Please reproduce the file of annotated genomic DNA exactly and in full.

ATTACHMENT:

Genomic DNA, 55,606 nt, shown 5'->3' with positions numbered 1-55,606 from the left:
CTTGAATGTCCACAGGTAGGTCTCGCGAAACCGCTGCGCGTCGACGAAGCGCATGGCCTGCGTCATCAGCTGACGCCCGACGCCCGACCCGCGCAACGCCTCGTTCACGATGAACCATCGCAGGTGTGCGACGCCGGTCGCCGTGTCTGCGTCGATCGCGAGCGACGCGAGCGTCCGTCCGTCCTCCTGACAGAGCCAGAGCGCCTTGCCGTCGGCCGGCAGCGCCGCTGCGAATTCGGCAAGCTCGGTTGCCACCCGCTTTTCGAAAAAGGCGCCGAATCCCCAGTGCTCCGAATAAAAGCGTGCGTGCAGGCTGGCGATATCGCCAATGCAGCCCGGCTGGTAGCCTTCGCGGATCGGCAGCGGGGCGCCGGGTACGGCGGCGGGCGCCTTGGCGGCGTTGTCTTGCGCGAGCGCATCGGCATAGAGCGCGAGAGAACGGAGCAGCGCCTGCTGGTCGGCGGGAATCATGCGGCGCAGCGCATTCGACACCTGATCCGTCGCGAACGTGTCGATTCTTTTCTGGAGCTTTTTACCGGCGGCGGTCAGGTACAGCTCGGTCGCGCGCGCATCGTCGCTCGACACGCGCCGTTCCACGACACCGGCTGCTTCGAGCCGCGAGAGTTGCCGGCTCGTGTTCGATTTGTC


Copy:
Genomic DNA, 55,606 nt, shown 5'->3' with positions numbered 1-55,606 from the left:
CTTGAATGTCCACAGGTAGGTCTCGCGAAACCGCTGCGCGTCGACGAAGCGCATGGCCTGCGTCATCAGCTGACGCCCGACGCCCGACCCGCGCAACGCCTCGTTCACGATGAACCATCGCAGGTGTGCGACGCCGGTCGCCGTGTCTGCGTCGATCGCGAGCGACGCGAGCGTCCGTCCGTCCTCCTGACAGAGCCAGAGCGCCTTGCCGTCGGCCGGCAGCGCCGCTGCGAATTCGGCAAGCTCGGTTGCCACCCGCTTTTCGAAAAAGGCGCCGAATCCCCAGTGCTCCGAATAAAAGCGTGCGTGCAGGCTGGCGATATCGCCAATGCAGCCCGGCTGGTAGCCTTCGCGGATCGGCAGCGGGGCGCCGGGTACGGCGGCGGGCGCCTTGGCGGCGTTGTCTTGCGCGAGCGCATCGGCATAGAGCGCGAGAGAACGGAGCAGCGCCTGCTGGTCGGCGGGAATCATGCGGCGCAGCGCATTCGACACCTGATCCGTCGCGAACGTGTCGATTCTTTTCTGGAGCTTTTTACCGGCGGCGGTCAGGTACAGCTCGGTCGCGCGCGCATCGTCGCTCGACACGCGCCGTTCCACGACACCGGCTGCTTCGAGCCGCGAGAGTTGCCGGCTCGTGTTCGATTTGTC